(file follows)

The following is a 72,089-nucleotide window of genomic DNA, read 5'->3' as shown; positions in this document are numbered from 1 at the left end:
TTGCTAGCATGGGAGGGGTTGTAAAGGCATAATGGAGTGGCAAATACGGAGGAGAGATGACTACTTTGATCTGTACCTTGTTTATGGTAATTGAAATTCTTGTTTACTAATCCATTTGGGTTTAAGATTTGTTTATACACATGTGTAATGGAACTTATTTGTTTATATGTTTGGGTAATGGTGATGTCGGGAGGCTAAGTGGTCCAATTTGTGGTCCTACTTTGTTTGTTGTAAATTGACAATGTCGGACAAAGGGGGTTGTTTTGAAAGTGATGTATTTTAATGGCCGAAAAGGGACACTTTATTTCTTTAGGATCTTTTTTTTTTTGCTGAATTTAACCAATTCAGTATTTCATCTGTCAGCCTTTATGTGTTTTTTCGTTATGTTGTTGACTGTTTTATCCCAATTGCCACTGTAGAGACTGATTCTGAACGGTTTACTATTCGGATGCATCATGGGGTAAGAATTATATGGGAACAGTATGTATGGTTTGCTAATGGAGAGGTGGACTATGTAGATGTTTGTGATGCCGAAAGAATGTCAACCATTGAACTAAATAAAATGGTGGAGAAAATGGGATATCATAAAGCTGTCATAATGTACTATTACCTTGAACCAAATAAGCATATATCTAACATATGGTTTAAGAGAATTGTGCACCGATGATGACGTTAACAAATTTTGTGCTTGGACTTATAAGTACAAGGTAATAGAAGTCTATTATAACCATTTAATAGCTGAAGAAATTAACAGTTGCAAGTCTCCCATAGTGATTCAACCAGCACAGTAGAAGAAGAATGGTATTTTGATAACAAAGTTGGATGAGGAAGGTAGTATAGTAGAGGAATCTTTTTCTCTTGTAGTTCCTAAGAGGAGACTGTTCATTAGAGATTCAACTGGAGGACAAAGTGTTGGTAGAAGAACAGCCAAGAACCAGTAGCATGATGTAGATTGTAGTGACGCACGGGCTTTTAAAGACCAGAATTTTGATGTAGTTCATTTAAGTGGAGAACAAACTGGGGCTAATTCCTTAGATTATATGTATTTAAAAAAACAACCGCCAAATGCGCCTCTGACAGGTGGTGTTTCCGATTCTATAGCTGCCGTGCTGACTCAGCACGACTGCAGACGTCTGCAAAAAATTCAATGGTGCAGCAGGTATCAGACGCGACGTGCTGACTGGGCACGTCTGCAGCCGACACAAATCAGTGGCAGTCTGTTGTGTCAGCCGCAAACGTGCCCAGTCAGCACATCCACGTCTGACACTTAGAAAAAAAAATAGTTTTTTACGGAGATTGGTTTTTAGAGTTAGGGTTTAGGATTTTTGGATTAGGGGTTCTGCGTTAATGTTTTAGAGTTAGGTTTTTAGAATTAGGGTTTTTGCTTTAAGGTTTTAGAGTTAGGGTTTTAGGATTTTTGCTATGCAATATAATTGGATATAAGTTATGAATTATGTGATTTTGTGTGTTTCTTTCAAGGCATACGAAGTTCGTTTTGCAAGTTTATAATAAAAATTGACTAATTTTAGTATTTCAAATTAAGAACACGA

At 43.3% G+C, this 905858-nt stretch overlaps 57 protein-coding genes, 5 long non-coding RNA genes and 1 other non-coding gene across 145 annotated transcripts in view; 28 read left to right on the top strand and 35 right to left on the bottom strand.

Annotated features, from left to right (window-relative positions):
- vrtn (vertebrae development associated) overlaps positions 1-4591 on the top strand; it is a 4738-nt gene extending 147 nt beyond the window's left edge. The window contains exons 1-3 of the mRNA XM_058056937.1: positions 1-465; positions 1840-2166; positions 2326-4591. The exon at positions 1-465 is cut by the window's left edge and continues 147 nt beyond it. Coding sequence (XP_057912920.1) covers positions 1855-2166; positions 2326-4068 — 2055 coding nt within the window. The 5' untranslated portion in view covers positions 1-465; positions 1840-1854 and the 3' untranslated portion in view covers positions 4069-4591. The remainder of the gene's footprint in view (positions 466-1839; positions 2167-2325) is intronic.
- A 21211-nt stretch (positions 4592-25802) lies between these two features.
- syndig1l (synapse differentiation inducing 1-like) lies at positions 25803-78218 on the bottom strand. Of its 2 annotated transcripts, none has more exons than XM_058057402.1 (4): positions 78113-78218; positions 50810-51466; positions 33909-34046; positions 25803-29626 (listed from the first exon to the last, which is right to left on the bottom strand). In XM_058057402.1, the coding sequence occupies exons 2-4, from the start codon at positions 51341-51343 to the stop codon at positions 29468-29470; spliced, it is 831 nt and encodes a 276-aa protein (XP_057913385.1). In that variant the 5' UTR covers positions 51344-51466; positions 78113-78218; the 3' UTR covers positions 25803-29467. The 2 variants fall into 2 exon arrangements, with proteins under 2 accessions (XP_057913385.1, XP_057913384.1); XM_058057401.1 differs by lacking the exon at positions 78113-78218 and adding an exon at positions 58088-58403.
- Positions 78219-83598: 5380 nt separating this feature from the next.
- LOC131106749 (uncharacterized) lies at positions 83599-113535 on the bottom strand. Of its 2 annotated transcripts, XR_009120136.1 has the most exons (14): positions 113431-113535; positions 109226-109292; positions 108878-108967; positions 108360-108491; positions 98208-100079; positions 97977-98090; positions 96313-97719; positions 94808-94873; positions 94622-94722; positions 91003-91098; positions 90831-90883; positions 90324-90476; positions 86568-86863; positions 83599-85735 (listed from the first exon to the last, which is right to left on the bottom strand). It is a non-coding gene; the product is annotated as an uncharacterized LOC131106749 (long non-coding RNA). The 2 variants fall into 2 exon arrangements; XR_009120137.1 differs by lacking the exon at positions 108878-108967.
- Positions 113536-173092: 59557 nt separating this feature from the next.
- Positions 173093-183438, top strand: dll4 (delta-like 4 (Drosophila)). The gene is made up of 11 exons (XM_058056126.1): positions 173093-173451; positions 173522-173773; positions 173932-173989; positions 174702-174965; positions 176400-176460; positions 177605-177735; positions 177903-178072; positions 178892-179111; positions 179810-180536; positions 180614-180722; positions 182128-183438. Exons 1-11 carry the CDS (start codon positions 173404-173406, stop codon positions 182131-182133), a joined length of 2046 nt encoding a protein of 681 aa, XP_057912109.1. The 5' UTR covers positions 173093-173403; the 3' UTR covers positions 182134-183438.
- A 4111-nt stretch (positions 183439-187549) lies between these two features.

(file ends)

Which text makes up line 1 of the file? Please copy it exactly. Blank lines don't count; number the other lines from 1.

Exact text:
The following is a 72,089-nucleotide window of genomic DNA, read 5'->3' as shown; positions in this document are numbered from 1 at the left end: